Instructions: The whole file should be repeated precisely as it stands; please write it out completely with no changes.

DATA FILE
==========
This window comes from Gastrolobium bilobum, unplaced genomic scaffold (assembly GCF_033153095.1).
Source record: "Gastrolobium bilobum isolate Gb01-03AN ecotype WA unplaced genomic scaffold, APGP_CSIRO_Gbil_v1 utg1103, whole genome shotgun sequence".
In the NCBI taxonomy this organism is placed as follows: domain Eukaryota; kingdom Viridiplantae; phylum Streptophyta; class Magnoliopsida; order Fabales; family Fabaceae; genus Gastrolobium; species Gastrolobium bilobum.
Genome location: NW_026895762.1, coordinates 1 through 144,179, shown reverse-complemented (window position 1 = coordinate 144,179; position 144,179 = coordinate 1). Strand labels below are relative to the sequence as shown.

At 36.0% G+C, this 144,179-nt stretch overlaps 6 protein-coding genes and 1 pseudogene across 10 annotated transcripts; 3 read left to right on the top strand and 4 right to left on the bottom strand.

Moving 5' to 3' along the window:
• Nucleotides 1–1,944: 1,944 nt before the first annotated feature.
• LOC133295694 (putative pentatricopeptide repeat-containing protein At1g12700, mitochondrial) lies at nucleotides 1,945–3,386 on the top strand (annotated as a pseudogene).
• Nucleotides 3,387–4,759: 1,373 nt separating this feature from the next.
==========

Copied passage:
This window comes from Gastrolobium bilobum, unplaced genomic scaffold (assembly GCF_033153095.1).
Source record: "Gastrolobium bilobum isolate Gb01-03AN ecotype WA unplaced genomic scaffold, APGP_CSIRO_Gbil_v1 utg1103, whole genome shotgun sequence".
In the NCBI taxonomy this organism is placed as follows: domain Eukaryota; kingdom Viridiplantae; phylum Streptophyta; class Magnoliopsida; order Fabales; family Fabaceae; genus Gastrolobium; species Gastrolobium bilobum.
Genome location: NW_026895762.1, coordinates 1 through 144,179, shown reverse-complemented (window position 1 = coordinate 144,179; position 144,179 = coordinate 1). Strand labels below are relative to the sequence as shown.

At 36.0% G+C, this 144,179-nt stretch overlaps 6 protein-coding genes and 1 pseudogene across 10 annotated transcripts; 3 read left to right on the top strand and 4 right to left on the bottom strand.

Moving 5' to 3' along the window:
• Nucleotides 1–1,944: 1,944 nt before the first annotated feature.
• LOC133295694 (putative pentatricopeptide repeat-containing protein At1g12700, mitochondrial) lies at nucleotides 1,945–3,386 on the top strand (annotated as a pseudogene).
• Nucleotides 3,387–4,759: 1,373 nt separating this feature from the next.